IN Focus: Gauging Pete Buttigieg’s prospects in the Indiana primary

Politics

INDIANAPOLIS, Ind. – Democratic presidential candidate Pete Buttigieg was in Indianapolis Thursday for a private fundraiser, returning to Indiana with momentum after strong showings in the Iowa caucus and New Hampshire primary.

We watched Thursday as VIP guests entered the private fundraiser for the former South Bend mayor, who could still be in a fight for the nomination when Indiana voters go to the polls for the May primary.

“Money is always critical and he is trying to build up that momentum and keep it going,” said Political Analyst and Political Science Professor at the University of Indianapolis Laura Wilson.

She notes the timing of this event says a lot.

“It shows that even though we are coming up to the Nevada primary and the South Carolina primary he obviously thinks this fundraiser is important and being in Indianapolis is important because you only have so much time and he is choosing to spend it here with us,” said Wilson.

Buttigieg is leading in terms of delegates after two primary elections.

But questions remain over how will he do  in future contests and here in Indiana – a state that Bernie Sanders won in the 2016 primary election.

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“It’s hard to say at this point," said Wilson. "I would tell you it says a lot about the Democratic party that from an ideological perspective they are still up in the air who they want to support. Bernie being much more progressive, Buttigieg being much more moderate."

We asked on Twitter if Buttigieg being a Hoosier impacts whether people might vote for him and 83 percent said no but 17 percent said yes.

“Someone being from Indiana gives it a little more of a hometown feel, " said Indiana resident Christian Ross. "You relate to them a little more, they know a little more about what you have been through and what experiences you have.”

Wilson says if Buttigieg wants to do well here, he may want to emphasize his Midwest upbringing.

“If he can talk about Indiana being a success, sticking to those talking points, that makes Hoosiers feel good about themselves and that makes them also feel good about him and his candidacy,” said Wilson.

The former mayor's private fundraisers have brought increased scrutiny from opponents who've been critical of the campaign for embracing big-money donors. In recent weeks, the campaign has responded to that pressure by starting to allow some media access to private fundraisers, via pool reports.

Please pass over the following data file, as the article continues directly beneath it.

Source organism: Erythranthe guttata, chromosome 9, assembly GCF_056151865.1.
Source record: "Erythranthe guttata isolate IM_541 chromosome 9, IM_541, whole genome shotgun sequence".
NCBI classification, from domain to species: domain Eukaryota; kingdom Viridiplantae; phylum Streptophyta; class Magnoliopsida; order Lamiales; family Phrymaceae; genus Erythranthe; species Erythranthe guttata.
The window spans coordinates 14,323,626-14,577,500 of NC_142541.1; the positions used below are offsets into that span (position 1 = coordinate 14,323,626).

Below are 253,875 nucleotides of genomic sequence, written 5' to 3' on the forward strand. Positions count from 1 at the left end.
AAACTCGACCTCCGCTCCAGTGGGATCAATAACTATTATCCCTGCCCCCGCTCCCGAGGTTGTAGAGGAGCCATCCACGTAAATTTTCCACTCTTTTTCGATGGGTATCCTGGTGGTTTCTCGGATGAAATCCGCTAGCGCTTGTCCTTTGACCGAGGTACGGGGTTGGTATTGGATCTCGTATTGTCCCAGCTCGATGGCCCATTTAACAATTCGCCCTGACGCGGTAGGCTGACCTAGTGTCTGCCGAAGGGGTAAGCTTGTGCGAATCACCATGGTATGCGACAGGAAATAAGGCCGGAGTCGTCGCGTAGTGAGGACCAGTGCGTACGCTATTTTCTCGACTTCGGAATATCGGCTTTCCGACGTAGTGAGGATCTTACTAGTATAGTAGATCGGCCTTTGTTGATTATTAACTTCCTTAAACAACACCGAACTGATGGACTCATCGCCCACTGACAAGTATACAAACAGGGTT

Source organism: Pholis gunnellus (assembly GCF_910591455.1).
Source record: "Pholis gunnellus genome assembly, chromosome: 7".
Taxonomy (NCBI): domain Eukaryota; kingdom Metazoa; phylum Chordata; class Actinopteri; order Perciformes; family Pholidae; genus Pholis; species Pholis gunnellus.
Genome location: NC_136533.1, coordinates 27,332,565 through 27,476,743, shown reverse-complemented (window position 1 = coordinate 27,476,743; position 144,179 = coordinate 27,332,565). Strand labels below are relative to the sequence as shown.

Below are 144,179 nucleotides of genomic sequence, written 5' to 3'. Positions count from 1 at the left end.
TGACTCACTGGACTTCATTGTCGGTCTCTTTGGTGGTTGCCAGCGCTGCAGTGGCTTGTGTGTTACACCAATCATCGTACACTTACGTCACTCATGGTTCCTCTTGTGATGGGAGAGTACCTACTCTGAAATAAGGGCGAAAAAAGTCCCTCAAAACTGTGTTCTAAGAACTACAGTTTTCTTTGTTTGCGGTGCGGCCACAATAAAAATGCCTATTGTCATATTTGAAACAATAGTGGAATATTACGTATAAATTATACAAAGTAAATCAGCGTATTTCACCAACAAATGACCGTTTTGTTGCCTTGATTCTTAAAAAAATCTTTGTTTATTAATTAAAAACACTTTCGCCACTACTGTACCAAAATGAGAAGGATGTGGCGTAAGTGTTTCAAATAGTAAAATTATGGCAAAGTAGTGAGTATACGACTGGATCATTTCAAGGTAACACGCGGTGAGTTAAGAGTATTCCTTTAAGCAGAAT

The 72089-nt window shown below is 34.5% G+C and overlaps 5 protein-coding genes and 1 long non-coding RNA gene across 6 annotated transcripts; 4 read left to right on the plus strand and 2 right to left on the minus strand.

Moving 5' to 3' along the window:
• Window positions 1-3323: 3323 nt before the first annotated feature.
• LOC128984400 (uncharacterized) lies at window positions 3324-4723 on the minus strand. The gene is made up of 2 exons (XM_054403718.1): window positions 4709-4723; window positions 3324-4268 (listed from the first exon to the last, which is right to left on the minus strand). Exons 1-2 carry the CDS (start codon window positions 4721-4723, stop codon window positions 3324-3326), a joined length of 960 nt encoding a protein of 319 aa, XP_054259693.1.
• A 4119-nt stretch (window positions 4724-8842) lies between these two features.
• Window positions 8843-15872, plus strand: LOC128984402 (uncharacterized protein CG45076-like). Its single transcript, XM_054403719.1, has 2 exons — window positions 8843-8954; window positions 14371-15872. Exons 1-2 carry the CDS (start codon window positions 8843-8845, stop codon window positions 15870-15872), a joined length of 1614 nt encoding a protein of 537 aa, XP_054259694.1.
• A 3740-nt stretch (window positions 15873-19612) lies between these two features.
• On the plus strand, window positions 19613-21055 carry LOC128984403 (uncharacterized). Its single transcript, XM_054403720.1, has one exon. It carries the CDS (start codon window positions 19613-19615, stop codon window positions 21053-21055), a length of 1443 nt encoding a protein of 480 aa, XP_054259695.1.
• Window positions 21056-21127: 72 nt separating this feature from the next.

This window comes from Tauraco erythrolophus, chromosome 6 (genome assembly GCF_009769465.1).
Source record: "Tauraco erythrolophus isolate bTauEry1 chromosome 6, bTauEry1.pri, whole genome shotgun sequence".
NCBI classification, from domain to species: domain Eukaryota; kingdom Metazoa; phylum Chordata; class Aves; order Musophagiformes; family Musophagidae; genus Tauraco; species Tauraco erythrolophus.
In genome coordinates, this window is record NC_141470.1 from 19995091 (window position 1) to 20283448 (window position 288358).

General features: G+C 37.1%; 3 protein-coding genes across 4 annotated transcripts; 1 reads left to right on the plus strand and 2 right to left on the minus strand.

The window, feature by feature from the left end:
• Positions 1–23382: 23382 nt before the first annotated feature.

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Thursday's event was chronicled by Importantville's Adam Wren, a contributing editor at Politico and Indianapolis Monthly.

Wren described the former mayor's interactions with a number of well-known Democrats who attended:

Prominent local attendees included the shopping mall scion and Democratic mega-donor Deb Simon; Indiana Democratic Party Chair John Zody; vice-chair of the Indiana Democratic Party and Democratic National Committee member Cordelia Lewis-Burks, a well-known African American politico here and the first Indiana super-delegate to back Barack Obama’s candidacy in 2008; Buttigieg’s Indiana State Director Arielle Brandy; president of Indiana Latino Caucus Elise Shrock; former Indiana Democratic Chair Dan Parker and Emmis CEO Jeff Smulyan (Emmis owns Indianapolis Monthly, for which Wren is a contributing editor).

Evansville City Council President Alex Burton, only the second black council president of his southern Indiana city, began the program by becoming the latest African American elected official to endorse Buttigieg.

Indianapolis Mayor Joe Hogsett, who endorsed Buttigieg last Thursday before filing papers for the candidate to appear on Indiana’s May 5 primary ballot, introduced the mayor. “At the end of the day, a mayor just can’t make promises,” Hogsett said. “They need vision, but they also are expected by their constituencies to explain precisely how they plan to deliver on that vision.”

Buttigieg—wearing a black suit, white shirt, and blue tie—took the mic at 1:44 p.m., and delivered a nine-minute version of his stump-speech, standing in front of a large window that overlooked a snowy, sylvan scene. “What a thrill to be back home again in Indiana. I was worried the dogs would not recognize me,” he said of his rescue dogs Buddy and Truman. “But turns out as long as you give them treats, Buddy and Truman will forgive my being absent for a while.”

Buttigieg tailored his opening remarks to fit his home state audience. “The further I go, the more I admire the different places around the country we get to go, but also, the more I love my Indiana home, and I’m so glad to be here with you.” Buttigieg alluded to what could become a long primary, referencing Indiana’s late primary. “Who knows?" He said. "Maybe we’ll clinch the nomination on Hoosier soil?”

He waxed nostalgic about his 2010 bid for state treasurer. He said he had to learn how to work a room from Hogsett, talking about his introverted nature. “It’s not maybe the most instinctive thing for me to go into a room full of strangers and stick my hand out, interrupt them as they’re enjoying their tenderloin, as I learned how to do back in 2010 when I was running for state treasurer, and then I started thinking to myself, well, think about how Joe Hogsett would handle this room.”

Buttigieg acknowledged his finishes in Iowa and New Hampshire. “Somebody must have made a killing on the Irish betting markets online,” he said. “Because no matter how much we believed in this vision, what has happened in the last few weeks is extraordinary.”

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